Scientific American, Energy - Outshining Silicon, July 2015

Photo Editor Monica Bradley, Photo Plamen Petkov

Perovskite Solar Cells Could Beat the Efficiency of Silicon

An upstart material—perovskite—could finally make solar cells that are cheaper and more efficient than the prevailing silicon technology

By Varun Sivaram, Samuel D. Stranks and Henry J. Snaith

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Sitting in a dimly lit bar in Japan, then graduate student Michael Lee was scribbling on a beer coaster as night fell, jotting down a list of chemical ingredients before he forgot them. Earlier that day scientists at Toin University of Yokohama had generously shared their groundbreaking recipe for making solar cells from a new material called perovskite rather than the usual silicon. The cells were only 3.8 percent efficient in converting sunlight to electricity, so the world had not taken notice. But Lee was inspired. After the 2011 fact-finding mission, he returned to Clarendon Laboratory at the University of Oxford, where all three of us worked at the time, and made a series of tweaks to the recipe. The changes yielded the first perovskite cell to surpass 10 percent efficiency. His invention sparked the clean-energy equivalent of an oil rush, as researchers worldwide raced to push perovskite cells even higher.The latest record, set at 20.1 percent by the Korea Research Institute of Chemical Technology in November 2014, marked a fivefold increase in efficiency in just three years. For comparison, after decades of development state-of-the-art silicon solar cells have plateaued at about 25 percent, a target that perovskite researchers like us have squarely in our sights. We are also anticipating a commercial debut, perhaps through a spin-off company such as Oxford Photovoltaics, which one of us (Snaith) co-founded.



American Beauty, Paper magazine

For our American Dream issue, photographer Plamen Petkov and makeup artist and all-around creative powerhouse James Kaliardos teamed us to give us this breathtaking fashion story. In the following introduction, Kaliardos reveals the inspiration behind "American Beauty." 


When I was growing up outside of Detroit, my mother would borrow magazines from our public library that were filled with women of all ages and all colors. This became my early fashion and beauty training. I'd rip pages from Vogue, Bazaar and W (when it was a large newspaper) and make collages on the basement walls that were filled with models, celebrities and performers with every color of skin and every kind of face.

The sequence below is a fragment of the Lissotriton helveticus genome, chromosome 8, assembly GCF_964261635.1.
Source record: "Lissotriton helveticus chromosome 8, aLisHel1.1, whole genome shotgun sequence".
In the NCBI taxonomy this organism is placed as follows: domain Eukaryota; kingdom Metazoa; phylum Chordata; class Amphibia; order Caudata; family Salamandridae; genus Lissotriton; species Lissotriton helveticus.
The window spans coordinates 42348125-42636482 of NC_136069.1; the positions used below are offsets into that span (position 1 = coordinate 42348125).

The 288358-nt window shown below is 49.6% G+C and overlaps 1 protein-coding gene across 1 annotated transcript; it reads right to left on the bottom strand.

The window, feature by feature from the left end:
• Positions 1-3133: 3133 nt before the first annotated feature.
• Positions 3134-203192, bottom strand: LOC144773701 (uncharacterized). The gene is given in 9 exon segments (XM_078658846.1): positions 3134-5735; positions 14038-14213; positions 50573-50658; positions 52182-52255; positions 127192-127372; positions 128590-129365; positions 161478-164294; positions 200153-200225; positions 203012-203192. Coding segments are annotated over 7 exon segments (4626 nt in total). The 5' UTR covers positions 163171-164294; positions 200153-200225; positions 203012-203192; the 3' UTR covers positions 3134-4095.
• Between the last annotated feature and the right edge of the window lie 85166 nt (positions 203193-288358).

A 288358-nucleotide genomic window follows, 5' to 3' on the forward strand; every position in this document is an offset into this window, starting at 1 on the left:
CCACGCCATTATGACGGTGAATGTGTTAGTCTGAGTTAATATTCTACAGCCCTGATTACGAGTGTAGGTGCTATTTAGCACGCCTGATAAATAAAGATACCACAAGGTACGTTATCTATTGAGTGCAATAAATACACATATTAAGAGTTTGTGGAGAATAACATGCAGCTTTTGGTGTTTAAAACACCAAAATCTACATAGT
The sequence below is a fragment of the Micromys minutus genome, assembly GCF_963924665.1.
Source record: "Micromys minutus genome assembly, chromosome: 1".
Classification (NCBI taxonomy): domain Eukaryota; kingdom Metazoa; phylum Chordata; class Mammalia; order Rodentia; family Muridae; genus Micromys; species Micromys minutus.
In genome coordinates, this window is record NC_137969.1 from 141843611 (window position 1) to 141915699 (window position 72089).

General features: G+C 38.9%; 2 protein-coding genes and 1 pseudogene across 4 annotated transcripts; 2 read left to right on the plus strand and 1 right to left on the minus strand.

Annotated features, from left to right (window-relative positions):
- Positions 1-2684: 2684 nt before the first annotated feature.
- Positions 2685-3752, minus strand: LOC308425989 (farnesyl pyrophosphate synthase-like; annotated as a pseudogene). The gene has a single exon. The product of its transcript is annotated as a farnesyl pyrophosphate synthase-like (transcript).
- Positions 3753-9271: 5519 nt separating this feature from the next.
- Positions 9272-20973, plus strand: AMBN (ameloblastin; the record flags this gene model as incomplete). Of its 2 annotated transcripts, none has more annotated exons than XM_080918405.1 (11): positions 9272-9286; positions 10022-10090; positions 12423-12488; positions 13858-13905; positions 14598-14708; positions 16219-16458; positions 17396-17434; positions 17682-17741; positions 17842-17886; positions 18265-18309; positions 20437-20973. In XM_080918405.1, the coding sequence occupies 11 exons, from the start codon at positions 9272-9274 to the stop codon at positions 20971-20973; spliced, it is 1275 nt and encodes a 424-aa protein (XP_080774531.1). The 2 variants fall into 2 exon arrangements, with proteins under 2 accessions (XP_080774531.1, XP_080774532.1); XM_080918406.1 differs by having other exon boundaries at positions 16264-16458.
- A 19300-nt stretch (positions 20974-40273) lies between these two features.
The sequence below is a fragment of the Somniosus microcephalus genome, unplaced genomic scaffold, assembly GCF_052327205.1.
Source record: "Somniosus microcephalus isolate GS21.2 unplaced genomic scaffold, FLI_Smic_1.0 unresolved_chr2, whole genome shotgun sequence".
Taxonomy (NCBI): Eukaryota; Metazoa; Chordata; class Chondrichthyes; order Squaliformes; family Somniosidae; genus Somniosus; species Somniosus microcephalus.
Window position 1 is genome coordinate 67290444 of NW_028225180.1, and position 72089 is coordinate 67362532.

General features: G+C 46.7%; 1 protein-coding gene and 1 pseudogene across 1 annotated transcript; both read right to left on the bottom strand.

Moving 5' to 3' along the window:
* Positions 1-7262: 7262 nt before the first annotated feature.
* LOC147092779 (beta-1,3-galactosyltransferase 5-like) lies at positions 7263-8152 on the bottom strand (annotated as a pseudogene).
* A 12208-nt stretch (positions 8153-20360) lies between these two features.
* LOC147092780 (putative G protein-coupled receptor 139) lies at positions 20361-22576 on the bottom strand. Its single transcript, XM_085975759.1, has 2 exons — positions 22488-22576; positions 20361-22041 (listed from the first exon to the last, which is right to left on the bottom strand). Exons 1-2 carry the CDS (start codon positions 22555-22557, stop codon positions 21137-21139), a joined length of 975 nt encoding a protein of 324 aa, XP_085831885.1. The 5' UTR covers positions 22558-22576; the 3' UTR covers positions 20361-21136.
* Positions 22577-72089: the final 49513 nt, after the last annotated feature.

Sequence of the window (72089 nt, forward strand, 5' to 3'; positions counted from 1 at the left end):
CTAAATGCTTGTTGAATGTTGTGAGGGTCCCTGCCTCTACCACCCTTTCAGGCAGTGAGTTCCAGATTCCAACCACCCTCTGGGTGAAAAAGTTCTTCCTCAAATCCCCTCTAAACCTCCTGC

That's why it's been so strange to see the fashion industry take such a big turn toward milky homogenization. It just doesn't represent what is currently out there in popular culture or the real world. I've seen designers who sell millions in China, Japan and Korea fail to include a single Asian girl in a show. When a show of 100 girls has only one black girl, it sends out a very clear and unfortunate message. African-American pop stars may sing songs for millions of fans that popularize fashion labels, and yet women of color are nowhere to be seen on those same labels' ads or catwalks or in editorials. Diverse women sell music, movies and TV shows; they report the news and get voted into office. So why is the appearance of a woman like Serena Williams on the cover of Vogue (incredible on so many levels) so rare?

These days, fashion favors uniformity, an "army" of one type of girl. Hairdressers and makeup artists are often impossibly tasked with making this "army" look the same when each girl has different hair and facial features. As for me, I love the individual, and that is what diversity is all about. Each model in this story has her own identity, her own personality and her own beauty. The faces of America have never been just one color -- and neither has the definition of American Beauty. 

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